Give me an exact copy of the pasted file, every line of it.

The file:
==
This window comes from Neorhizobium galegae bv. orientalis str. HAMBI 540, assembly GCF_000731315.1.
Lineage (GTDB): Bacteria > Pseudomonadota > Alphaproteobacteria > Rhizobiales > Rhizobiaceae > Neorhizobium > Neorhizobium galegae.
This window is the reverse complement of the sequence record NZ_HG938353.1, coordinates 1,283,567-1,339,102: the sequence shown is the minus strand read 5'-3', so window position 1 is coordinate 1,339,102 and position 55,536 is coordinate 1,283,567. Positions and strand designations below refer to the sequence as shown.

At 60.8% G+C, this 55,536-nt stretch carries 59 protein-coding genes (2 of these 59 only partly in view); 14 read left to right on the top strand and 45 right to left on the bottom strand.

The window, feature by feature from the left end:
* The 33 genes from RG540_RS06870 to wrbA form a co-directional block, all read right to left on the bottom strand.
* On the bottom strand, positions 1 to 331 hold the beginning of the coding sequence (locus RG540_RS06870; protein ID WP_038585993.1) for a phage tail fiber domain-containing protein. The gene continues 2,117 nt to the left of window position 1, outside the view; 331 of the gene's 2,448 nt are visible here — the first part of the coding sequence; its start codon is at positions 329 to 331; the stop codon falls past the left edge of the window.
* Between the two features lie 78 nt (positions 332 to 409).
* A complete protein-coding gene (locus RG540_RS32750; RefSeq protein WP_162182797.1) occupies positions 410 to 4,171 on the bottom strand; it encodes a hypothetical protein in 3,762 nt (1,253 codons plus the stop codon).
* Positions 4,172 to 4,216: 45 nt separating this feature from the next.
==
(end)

This window comes from Neorhizobium galegae bv. orientalis str. HAMBI 540, assembly GCF_000731315.1.
Lineage (GTDB): Bacteria > Pseudomonadota > Alphaproteobacteria > Rhizobiales > Rhizobiaceae > Neorhizobium > Neorhizobium galegae.
This window is the reverse complement of the sequence record NZ_HG938353.1, coordinates 1,283,567-1,339,102: the sequence shown is the minus strand read 5'-3', so window position 1 is coordinate 1,339,102 and position 55,536 is coordinate 1,283,567. Positions and strand designations below refer to the sequence as shown.

At 60.8% G+C, this 55,536-nt stretch carries 59 protein-coding genes (2 of these 59 only partly in view); 14 read left to right on the top strand and 45 right to left on the bottom strand.

The window, feature by feature from the left end:
* The 33 genes from RG540_RS06870 to wrbA form a co-directional block, all read right to left on the bottom strand.
* On the bottom strand, positions 1 to 331 hold the beginning of the coding sequence (locus RG540_RS06870; protein ID WP_038585993.1) for a phage tail fiber domain-containing protein. The gene continues 2,117 nt to the left of window position 1, outside the view; 331 of the gene's 2,448 nt are visible here — the first part of the coding sequence; its start codon is at positions 329 to 331; the stop codon falls past the left edge of the window.
* Between the two features lie 78 nt (positions 332 to 409).
* A complete protein-coding gene (locus RG540_RS32750; RefSeq protein WP_162182797.1) occupies positions 410 to 4,171 on the bottom strand; it encodes a hypothetical protein in 3,762 nt (1,253 codons plus the stop codon).
* Positions 4,172 to 4,216: 45 nt separating this feature from the next.